Alexandria Wagner-Jakubiak joined Tonkon Torp's Business Department in the Fall of 2021. We recently sat down and spoke with Alexandria to learn more about her life and her journey in becoming an attorney. You can read our Q&A below.
Can you share a bit of your background?
Alex: My background is pretty fun, it's very eclectic. I moved from Ohio to Florida to work at Disney World, and that was an extremely fun experience! I didn't come from a very diverse place in Ohio and getting tossed into Florida's eclectic group of Disney employees was pretty cool. I spent some years doing that and definitely developed Disney-related hobbies and a love of watching Disney movies. I even went to film school while I was down there for eight months, so I also really enjoy the background of movies and things like that.
From Disney to the law! How did that happen?
Alex: I'm not just a first generation lawyer, I’m the first of anyone in my family to work a profession that requires higher education. So a legal career never really seemed on the table. I do remember when I was a kid people would always tell me I was going to be a lawyer, probably because I was good at debating and arguing!
When I was living in Florida, I hit a point where there was just no upward movement in my current jobs and I couldn't see where my life was going. My wife told me I might make a really good lawyer, and I hadn't heard that in many years. I thought people like me don't become lawyers, but she encouraged me to take the L-SAT.
The first time I bombed it and the dream seemed shot, but my wife convinced me to take it one more time since there were extenuating circumstances surrounding the first test that really affected how I performed. The second time, I did pretty well and ended up with offers for full scholarships. That is really what changed my path. It seemed like being a lawyer was attainable, and that really sparked my interest to pursue it. I'm very thankful for a wife who really pushes me to be my best.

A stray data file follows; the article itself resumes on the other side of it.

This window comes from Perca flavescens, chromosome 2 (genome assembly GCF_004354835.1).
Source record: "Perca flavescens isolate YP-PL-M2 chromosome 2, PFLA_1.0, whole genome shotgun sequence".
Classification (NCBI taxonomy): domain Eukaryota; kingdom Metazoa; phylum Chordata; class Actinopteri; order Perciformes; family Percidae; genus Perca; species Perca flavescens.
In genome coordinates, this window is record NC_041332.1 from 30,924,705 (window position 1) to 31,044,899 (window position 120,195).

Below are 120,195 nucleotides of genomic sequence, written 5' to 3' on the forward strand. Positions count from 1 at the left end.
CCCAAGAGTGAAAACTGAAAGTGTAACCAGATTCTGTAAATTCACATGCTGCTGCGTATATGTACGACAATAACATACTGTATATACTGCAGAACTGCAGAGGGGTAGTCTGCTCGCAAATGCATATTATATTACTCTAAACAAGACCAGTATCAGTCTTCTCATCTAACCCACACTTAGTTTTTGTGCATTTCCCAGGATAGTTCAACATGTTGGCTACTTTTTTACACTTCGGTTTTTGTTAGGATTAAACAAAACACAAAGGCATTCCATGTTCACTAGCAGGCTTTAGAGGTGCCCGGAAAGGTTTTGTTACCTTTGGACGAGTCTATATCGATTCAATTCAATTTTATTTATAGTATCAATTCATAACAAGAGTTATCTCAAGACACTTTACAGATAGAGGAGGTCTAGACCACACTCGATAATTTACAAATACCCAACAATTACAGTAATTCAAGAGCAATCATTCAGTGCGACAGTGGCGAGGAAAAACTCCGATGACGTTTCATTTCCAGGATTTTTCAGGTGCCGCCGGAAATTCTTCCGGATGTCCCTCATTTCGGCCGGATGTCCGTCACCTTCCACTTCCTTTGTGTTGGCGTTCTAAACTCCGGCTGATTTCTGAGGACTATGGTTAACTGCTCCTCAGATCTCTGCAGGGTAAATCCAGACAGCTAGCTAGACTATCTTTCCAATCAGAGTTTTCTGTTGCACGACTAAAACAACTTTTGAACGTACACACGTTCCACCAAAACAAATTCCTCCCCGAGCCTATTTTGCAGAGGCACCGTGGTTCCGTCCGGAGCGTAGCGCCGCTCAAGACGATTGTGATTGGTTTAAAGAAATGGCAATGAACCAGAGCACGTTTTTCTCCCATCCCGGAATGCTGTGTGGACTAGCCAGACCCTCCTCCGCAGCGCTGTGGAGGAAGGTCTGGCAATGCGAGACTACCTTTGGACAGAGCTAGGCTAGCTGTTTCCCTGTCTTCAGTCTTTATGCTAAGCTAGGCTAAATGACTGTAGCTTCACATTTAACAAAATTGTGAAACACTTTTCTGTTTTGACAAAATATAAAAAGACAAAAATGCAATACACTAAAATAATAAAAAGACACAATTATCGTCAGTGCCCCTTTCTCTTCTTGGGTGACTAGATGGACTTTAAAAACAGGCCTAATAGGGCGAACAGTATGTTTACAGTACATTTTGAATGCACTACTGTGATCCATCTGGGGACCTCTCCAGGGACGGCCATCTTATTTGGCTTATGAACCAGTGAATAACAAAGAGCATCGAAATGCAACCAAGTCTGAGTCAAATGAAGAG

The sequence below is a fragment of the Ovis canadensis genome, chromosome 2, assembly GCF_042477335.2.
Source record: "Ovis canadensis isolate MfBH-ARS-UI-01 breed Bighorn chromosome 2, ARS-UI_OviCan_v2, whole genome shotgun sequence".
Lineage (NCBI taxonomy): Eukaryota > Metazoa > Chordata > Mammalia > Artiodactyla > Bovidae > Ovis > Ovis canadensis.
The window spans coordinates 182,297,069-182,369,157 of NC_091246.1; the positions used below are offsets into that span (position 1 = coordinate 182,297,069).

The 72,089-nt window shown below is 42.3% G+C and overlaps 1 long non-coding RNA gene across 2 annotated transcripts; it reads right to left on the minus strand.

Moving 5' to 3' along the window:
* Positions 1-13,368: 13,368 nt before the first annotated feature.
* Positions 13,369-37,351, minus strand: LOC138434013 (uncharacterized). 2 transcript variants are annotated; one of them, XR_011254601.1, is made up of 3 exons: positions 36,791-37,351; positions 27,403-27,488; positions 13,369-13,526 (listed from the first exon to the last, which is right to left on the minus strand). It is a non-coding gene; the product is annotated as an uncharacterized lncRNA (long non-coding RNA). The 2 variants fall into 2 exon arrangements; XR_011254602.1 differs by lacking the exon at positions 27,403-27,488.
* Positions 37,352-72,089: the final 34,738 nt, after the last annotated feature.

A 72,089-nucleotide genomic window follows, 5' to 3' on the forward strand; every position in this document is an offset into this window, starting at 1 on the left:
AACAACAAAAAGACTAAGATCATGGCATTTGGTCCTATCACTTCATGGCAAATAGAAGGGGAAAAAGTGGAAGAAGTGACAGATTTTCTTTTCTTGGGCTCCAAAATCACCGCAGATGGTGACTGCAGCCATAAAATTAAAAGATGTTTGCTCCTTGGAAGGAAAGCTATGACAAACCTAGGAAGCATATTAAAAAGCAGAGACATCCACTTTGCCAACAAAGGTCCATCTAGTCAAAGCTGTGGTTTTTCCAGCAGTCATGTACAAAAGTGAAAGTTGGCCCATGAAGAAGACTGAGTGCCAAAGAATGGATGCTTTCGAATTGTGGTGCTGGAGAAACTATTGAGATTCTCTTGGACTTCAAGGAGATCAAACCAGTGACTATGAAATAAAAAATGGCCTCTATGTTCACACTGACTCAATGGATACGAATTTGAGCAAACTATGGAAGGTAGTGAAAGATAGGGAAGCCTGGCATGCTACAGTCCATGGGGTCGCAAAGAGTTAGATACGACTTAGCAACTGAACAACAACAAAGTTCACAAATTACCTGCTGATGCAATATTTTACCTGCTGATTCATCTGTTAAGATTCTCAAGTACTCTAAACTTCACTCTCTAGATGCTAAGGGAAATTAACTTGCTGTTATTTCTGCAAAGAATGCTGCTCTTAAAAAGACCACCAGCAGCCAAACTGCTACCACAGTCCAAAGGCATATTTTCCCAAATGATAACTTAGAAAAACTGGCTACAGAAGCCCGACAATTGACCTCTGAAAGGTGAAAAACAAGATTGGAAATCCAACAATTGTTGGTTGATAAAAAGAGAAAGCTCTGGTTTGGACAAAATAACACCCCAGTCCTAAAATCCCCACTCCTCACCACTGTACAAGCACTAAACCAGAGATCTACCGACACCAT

You have worked for Tonkon Torp as a 1L Diversity Fellow, a 2L summer associate, and you joined us in September as an associate. What drew you to the firm in the first place?
Alex: I interviewed here before all of my other 1L diversity candidate interviews and I just connected with every single person I met. I walked away feeling like, wow!, I can really see myself not just working here, but walking down the hallway and saying hello to people and being supported in my life. For example, you don't always associate being a lawyer with being a parent and building a family, because those two things seem really hard to balance. When I walked into Tonkon Torp, I saw tons of parents and people who had priorities outside of being a lawyer. And they were able to come into work, love their job, work really hard at being a lawyer, and be supported by the firm for their other priorities too.
Another thing that drew me in was that as a gay woman I could come in here and talk about my wife and not feel ostracized or weird. I had a really good phone conversation with a gay partner at the firm before I accepted the 1L position. That was a huge inspiration learning that the firm culture was not a front for the interview, it goes deep.
Also on the list of things that drew me in was seeing some of the work being done, the clients that attorneys work with, and the firm’s reputation amongst the professors and the staff at Willamette University. I talked to a lot of people because this was a really big deal, and I was excited.